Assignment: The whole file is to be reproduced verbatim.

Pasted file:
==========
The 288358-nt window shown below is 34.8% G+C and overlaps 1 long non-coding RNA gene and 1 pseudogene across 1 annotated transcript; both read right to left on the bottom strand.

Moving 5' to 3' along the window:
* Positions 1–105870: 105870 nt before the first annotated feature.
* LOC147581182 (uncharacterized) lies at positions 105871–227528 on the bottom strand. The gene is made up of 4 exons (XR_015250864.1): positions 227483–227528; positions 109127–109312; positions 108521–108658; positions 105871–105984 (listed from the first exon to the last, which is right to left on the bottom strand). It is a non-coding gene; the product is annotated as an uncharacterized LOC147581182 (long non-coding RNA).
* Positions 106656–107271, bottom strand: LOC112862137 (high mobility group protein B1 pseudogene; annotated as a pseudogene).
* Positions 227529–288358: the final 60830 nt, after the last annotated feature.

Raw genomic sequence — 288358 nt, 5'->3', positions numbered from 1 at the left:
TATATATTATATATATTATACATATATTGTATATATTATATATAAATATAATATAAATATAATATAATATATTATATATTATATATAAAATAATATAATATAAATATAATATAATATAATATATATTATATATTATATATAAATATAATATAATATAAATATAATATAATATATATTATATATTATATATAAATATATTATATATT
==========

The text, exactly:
The 288358-nt window shown below is 34.8% G+C and overlaps 1 long non-coding RNA gene and 1 pseudogene across 1 annotated transcript; both read right to left on the bottom strand.

Moving 5' to 3' along the window:
* Positions 1–105870: 105870 nt before the first annotated feature.
* LOC147581182 (uncharacterized) lies at positions 105871–227528 on the bottom strand. The gene is made up of 4 exons (XR_015250864.1): positions 227483–227528; positions 109127–109312; positions 108521–108658; positions 105871–105984 (listed from the first exon to the last, which is right to left on the bottom strand). It is a non-coding gene; the product is annotated as an uncharacterized LOC147581182 (long non-coding RNA).
* Positions 106656–107271, bottom strand: LOC112862137 (high mobility group protein B1 pseudogene; annotated as a pseudogene).
* Positions 227529–288358: the final 60830 nt, after the last annotated feature.

Raw genomic sequence — 288358 nt, 5'->3', positions numbered from 1 at the left:
TATATATTATATATATTATACATATATTGTATATATTATATATAAATATAATATAAATATAATATAATATATTATATATTATATATAAAATAATATAATATAAATATAATATAATATAATATATATTATATATTATATATAAATATAATATAATATAAATATAATATAATATATATTATATATTATATATAAATATATTATATATT